After graduating from college and moving into the IT world I figured my modest, ten-case collection would begin to grow, along with my professional salary. However, with a family and a mortgage, the idea of spending discretionary income on wine was not a practical choice. A small consolation was that my collection contained wines that had matured, so I rewarded myself and select friends with experiences' from my collection: 1990 Lynch Bages (magical), 1985 Stag’s Leap Cask 23 (incredible on New Year’s Eve 2000), 1983 Yquem (I could write a column on this one).

These experiences, to no surprise, fuelled my desire to acquire more wines for the future. I began a quest to keep the collection in a state where I would have an 'experience' a few times per year. This meant I only had to obtain a few special bottles each year in order to maintain the size of my collection. Unfortunately, I had a tough time acquiring prestige bottles, even with a solid connection to a wine shop that carried them. To be more accurate – these wines became too expensive to buy.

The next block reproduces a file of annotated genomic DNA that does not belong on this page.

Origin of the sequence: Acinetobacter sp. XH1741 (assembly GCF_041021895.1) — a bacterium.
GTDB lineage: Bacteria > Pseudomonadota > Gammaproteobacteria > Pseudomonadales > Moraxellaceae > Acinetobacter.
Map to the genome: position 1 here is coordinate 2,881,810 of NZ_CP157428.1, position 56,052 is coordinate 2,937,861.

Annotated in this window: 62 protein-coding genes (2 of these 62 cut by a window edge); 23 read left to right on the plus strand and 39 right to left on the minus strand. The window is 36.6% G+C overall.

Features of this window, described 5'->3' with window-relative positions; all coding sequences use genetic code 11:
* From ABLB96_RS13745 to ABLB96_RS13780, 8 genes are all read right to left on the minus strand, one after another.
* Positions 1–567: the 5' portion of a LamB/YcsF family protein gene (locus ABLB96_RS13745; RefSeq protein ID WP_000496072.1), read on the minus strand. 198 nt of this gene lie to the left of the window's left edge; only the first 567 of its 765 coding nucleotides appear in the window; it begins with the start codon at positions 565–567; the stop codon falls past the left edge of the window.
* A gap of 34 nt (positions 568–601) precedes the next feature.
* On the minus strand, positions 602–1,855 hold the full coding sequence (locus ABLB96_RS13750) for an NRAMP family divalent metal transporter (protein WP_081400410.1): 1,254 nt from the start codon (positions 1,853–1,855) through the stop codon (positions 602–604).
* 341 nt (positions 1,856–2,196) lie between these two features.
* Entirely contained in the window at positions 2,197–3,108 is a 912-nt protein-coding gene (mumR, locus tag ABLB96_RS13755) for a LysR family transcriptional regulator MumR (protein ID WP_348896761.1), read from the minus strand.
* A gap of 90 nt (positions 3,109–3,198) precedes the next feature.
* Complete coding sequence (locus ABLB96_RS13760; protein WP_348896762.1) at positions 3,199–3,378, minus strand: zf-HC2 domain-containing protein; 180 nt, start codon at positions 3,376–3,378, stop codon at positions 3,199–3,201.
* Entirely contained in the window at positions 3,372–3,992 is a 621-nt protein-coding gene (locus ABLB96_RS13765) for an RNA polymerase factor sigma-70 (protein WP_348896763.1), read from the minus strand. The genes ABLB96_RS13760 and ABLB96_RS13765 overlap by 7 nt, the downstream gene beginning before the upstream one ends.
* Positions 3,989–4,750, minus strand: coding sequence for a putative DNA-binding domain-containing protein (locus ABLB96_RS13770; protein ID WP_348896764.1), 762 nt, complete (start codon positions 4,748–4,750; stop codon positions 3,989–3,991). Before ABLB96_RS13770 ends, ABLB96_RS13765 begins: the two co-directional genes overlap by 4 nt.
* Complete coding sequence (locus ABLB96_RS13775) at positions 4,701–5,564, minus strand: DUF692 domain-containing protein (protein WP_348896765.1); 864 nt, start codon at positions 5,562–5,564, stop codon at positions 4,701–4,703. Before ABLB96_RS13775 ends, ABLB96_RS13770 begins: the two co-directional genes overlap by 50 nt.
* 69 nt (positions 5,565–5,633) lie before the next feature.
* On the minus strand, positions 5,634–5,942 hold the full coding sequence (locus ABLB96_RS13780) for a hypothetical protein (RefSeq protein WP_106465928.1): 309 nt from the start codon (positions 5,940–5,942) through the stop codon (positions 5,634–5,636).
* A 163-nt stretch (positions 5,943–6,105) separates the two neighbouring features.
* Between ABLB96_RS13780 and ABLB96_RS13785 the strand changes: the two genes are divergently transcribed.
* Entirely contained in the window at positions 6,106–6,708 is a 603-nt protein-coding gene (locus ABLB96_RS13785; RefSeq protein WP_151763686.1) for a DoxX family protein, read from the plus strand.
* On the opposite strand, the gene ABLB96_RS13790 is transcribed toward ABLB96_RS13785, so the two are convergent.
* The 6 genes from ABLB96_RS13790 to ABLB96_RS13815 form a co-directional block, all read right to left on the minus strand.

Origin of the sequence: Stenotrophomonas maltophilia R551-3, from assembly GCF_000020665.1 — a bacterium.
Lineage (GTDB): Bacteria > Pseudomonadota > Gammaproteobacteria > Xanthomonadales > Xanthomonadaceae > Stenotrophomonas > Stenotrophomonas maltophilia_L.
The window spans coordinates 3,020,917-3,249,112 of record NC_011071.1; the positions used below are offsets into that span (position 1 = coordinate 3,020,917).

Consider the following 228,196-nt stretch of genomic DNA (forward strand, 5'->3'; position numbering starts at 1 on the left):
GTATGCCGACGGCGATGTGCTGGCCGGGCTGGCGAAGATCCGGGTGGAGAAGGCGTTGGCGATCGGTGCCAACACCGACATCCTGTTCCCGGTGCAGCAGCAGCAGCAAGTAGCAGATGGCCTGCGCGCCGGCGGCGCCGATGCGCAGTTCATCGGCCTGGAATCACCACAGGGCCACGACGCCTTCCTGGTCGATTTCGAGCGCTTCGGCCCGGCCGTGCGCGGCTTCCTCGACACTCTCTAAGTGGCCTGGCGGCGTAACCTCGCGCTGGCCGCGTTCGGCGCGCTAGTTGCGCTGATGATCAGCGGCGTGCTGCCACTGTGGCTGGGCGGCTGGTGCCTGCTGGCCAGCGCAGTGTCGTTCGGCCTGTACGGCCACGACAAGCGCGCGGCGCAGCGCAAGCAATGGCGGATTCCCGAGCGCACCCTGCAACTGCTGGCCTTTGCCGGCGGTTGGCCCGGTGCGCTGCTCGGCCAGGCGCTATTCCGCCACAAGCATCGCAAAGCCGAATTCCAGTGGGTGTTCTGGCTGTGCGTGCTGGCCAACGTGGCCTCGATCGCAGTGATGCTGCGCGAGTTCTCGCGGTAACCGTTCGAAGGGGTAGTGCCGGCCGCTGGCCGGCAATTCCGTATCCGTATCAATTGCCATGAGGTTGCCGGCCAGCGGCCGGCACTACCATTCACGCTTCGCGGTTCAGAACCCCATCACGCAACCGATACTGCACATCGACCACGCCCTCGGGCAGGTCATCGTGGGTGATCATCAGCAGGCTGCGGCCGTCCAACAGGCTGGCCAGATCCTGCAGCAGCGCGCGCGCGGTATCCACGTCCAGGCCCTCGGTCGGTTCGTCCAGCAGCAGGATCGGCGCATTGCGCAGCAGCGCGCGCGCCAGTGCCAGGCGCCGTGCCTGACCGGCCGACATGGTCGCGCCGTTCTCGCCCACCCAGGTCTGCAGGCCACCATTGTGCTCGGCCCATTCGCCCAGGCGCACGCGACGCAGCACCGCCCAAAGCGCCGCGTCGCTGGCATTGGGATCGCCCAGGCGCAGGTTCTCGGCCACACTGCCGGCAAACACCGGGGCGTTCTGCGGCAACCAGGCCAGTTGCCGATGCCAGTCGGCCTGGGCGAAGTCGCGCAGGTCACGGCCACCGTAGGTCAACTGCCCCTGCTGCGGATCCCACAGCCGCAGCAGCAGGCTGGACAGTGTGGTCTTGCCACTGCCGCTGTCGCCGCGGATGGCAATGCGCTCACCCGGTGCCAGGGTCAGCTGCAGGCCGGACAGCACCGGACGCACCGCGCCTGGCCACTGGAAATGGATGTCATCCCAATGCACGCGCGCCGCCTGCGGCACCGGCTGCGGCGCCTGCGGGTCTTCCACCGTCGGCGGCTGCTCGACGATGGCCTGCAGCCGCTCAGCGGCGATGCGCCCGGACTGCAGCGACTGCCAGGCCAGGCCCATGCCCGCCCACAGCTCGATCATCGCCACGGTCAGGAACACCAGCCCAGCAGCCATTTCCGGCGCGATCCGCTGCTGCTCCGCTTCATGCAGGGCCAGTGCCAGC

With the turn of the century, the thought of acquiring first growth bordeaux became a fantasy as prices skyrocketed. In turn, prices of my other favourites – California Cabernets, Tuscan reds and red burgundies – followed suit. With fewer opportunities to replace wines I had consumed, my modest collection began to shrink. To complicate things further, some wines I bought for $100 were suddenly worth over $1,000! Now I faced a new dilemma, as the value of some wines in my collection had increased to a point where the thrill of an experience was being challenged by the temptation to profit from them.